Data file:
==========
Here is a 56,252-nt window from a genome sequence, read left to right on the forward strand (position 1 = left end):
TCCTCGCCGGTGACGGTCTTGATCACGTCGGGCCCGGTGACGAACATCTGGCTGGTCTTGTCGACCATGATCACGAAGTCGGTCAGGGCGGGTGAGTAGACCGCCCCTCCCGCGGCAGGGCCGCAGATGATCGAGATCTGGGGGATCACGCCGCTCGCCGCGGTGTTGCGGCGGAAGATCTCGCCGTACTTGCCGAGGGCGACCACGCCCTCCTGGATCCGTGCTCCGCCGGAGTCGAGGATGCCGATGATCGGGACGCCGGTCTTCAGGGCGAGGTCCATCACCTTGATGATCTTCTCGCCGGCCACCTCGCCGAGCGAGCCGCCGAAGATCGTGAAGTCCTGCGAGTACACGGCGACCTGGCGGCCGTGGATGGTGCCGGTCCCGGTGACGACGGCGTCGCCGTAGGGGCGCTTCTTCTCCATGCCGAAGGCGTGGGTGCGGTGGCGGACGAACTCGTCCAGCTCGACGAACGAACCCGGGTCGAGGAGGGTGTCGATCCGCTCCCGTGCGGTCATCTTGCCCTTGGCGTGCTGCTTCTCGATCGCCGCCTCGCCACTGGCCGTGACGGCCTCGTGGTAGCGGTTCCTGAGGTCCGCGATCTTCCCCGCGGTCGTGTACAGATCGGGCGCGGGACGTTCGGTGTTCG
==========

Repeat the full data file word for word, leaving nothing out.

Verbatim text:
Here is a 56,252-nt window from a genome sequence, read left to right on the forward strand (position 1 = left end):
TCCTCGCCGGTGACGGTCTTGATCACGTCGGGCCCGGTGACGAACATCTGGCTGGTCTTGTCGACCATGATCACGAAGTCGGTCAGGGCGGGTGAGTAGACCGCCCCTCCCGCGGCAGGGCCGCAGATGATCGAGATCTGGGGGATCACGCCGCTCGCCGCGGTGTTGCGGCGGAAGATCTCGCCGTACTTGCCGAGGGCGACCACGCCCTCCTGGATCCGTGCTCCGCCGGAGTCGAGGATGCCGATGATCGGGACGCCGGTCTTCAGGGCGAGGTCCATCACCTTGATGATCTTCTCGCCGGCCACCTCGCCGAGCGAGCCGCCGAAGATCGTGAAGTCCTGCGAGTACACGGCGACCTGGCGGCCGTGGATGGTGCCGGTCCCGGTGACGACGGCGTCGCCGTAGGGGCGCTTCTTCTCCATGCCGAAGGCGTGGGTGCGGTGGCGGACGAACTCGTCCAGCTCGACGAACGAACCCGGGTCGAGGAGGGTGTCGATCCGCTCCCGTGCGGTCATCTTGCCCTTGGCGTGCTGCTTCTCGATCGCCGCCTCGCCACTGGCCGTGACGGCCTCGTGGTAGCGGTTCCTGAGGTCCGCGATCTTCCCCGCGGTCGTGTACAGATCGGGCGCGGGACGTTCGGTGTTCG